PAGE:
Union officials making waves over alleged out-of-state hiring practices of Wave Holding
Submitted by Howard B. Owens on April 12, 2012 - 9:05pm
Two giant multinational companies received millions in taxpayer subsidies to launch "Project Wave" in Batavia on the promise of creating local jobs and stimulating the local economy, but so far, according to Dave Young, it's not happening.
Steve Hyde, CEO of the Genesee County Economic Development Center, disputed Young's claims saying that Wave Holding has made a committment to hire a majority of local construction workers and that as of last week, 50 percent of the contracts had been awarded with 80 percent going to local firms.
Young is a union man -- president of the Rochester Building and Construction Trades Council, as well as business manager of IBEW Local 86 -- and he will hold a press conference at 10 a.m., Friday, at the Genesee Valley Agri-Business Park to try to draw attention to the number of out-of-state workers being employed by Wave Holding, LLC.
"There are a lot of construction workers in our area who are out of work," Young said. "This isn't a union or non-union issue. It's a community issue."
Young and Anna Dumont, executive director, Rochester Building and Construction Trades Council, released a pair of videos Dumont said were shot this morning at the job site of Project Wave showing numerous out-of-state license plates on what they say are the cars of construction workers employed by building contractor Haskell and its subcontractors.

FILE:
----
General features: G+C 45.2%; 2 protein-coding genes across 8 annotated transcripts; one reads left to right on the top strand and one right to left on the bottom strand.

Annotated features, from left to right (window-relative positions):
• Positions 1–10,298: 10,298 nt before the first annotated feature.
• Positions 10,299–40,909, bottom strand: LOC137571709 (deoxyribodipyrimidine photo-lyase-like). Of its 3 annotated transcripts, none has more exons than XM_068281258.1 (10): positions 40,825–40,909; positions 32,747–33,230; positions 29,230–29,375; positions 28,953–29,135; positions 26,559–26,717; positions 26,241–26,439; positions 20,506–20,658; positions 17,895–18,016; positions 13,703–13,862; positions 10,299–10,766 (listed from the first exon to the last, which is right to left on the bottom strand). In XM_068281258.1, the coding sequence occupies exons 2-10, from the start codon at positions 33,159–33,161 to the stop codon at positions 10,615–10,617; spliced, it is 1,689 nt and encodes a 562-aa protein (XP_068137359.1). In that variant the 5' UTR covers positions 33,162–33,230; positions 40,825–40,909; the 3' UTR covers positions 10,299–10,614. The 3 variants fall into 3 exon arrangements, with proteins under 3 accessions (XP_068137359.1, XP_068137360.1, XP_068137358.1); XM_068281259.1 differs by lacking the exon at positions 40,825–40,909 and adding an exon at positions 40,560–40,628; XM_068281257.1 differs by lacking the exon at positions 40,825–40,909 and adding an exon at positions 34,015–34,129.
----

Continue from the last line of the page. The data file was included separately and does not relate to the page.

We received no reply to an email this afternoon to PepsiCo asking for comment on the situation.
Pepsi along with Germany-based Theo Muller Group formed Wave Holding to introduce a new Greek-style yogurt product to the United States and are spending more than $206 million to build a 363,000-square-foot facility.
The plant will initially employ nearly 200 people and could eventually employ as many as 600 people.
Wave Holding received more than $11 million in tax abatements for the project and the GCEDC has been able to channel millions more into building the ag park and ensuring the park has sufficient infrastructure to support operations there.
Young suggested GCEDC should adopt rules similar to those he claims are already in place in Monroe County -- if you get tax breaks for your project, you need to hire local workers.
"That's true of all IDA subsidized projects in Monroe County," Young said. "Some go union and some go non-union, but either way people in our community get to go to work every day. They earn paychecks that support their families. This is truly a community issue."
Hyde, who answered a couple of questions even though he's out of town on vacation, said the GCEDC supports local labor.
"We have done everything we can to encourage local labor and are a huge fan and advocate of local labor," Hyde said. "We have done so with Wave many times."
Young claimed the unemployment rate among construction workers in Western New York is about double the rate of the rest of the work force.
The problem with out-of-state workers (and Young thinks some of the workers at the site aren't even U.S. residents) is that they send their wages back home rather than spend the money here.
Studies, he said, put the multiplier effect of locally based construction work at three to seven times the worker's wages.
"They're paying taxes, going to local stores, getting things fixed locally, sending their kids to local schools and colleges," Young said.
Young said he hopes public attention on the matter will get Haskell to hire more local workers.